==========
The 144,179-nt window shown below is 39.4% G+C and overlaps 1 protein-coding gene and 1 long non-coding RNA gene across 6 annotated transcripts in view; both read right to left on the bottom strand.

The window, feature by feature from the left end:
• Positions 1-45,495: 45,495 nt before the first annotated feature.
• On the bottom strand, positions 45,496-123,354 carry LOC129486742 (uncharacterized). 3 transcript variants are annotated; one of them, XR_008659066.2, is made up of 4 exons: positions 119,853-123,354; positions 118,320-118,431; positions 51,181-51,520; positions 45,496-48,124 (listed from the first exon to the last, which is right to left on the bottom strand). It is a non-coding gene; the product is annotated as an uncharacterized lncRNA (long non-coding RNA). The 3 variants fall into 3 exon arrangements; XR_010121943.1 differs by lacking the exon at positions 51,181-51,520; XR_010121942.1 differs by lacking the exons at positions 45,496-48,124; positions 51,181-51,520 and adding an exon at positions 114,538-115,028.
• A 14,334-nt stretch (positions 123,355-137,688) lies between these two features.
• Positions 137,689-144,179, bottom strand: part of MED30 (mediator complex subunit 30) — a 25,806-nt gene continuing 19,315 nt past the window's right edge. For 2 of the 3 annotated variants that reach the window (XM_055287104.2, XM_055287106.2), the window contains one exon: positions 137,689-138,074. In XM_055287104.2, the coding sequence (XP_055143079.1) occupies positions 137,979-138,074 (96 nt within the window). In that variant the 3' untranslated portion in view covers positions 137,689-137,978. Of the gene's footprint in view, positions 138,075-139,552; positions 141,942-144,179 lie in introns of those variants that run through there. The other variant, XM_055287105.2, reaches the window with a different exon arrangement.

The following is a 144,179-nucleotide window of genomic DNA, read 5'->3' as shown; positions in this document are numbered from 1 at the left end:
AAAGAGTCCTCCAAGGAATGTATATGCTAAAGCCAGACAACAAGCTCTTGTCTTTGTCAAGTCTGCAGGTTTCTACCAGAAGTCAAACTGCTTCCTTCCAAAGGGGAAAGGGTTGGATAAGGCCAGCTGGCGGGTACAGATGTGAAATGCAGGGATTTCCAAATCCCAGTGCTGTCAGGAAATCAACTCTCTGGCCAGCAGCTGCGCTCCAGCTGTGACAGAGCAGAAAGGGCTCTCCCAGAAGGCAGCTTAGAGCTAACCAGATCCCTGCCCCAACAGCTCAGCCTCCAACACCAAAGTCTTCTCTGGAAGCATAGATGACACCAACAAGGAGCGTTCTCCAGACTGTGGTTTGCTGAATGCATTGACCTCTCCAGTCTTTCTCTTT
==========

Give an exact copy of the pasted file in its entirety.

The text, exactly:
The 144,179-nt window shown below is 39.4% G+C and overlaps 1 protein-coding gene and 1 long non-coding RNA gene across 6 annotated transcripts in view; both read right to left on the bottom strand.

The window, feature by feature from the left end:
• Positions 1-45,495: 45,495 nt before the first annotated feature.
• On the bottom strand, positions 45,496-123,354 carry LOC129486742 (uncharacterized). 3 transcript variants are annotated; one of them, XR_008659066.2, is made up of 4 exons: positions 119,853-123,354; positions 118,320-118,431; positions 51,181-51,520; positions 45,496-48,124 (listed from the first exon to the last, which is right to left on the bottom strand). It is a non-coding gene; the product is annotated as an uncharacterized lncRNA (long non-coding RNA). The 3 variants fall into 3 exon arrangements; XR_010121943.1 differs by lacking the exon at positions 51,181-51,520; XR_010121942.1 differs by lacking the exons at positions 45,496-48,124; positions 51,181-51,520 and adding an exon at positions 114,538-115,028.
• A 14,334-nt stretch (positions 123,355-137,688) lies between these two features.
• Positions 137,689-144,179, bottom strand: part of MED30 (mediator complex subunit 30) — a 25,806-nt gene continuing 19,315 nt past the window's right edge. For 2 of the 3 annotated variants that reach the window (XM_055287104.2, XM_055287106.2), the window contains one exon: positions 137,689-138,074. In XM_055287104.2, the coding sequence (XP_055143079.1) occupies positions 137,979-138,074 (96 nt within the window). In that variant the 3' untranslated portion in view covers positions 137,689-137,978. Of the gene's footprint in view, positions 138,075-139,552; positions 141,942-144,179 lie in introns of those variants that run through there. The other variant, XM_055287105.2, reaches the window with a different exon arrangement.

The following is a 144,179-nucleotide window of genomic DNA, read 5'->3' as shown; positions in this document are numbered from 1 at the left end:
AAAGAGTCCTCCAAGGAATGTATATGCTAAAGCCAGACAACAAGCTCTTGTCTTTGTCAAGTCTGCAGGTTTCTACCAGAAGTCAAACTGCTTCCTTCCAAAGGGGAAAGGGTTGGATAAGGCCAGCTGGCGGGTACAGATGTGAAATGCAGGGATTTCCAAATCCCAGTGCTGTCAGGAAATCAACTCTCTGGCCAGCAGCTGCGCTCCAGCTGTGACAGAGCAGAAAGGGCTCTCCCAGAAGGCAGCTTAGAGCTAACCAGATCCCTGCCCCAACAGCTCAGCCTCCAACACCAAAGTCTTCTCTGGAAGCATAGATGACACCAACAAGGAGCGTTCTCCAGACTGTGGTTTGCTGAATGCATTGACCTCTCCAGTCTTTCTCTTT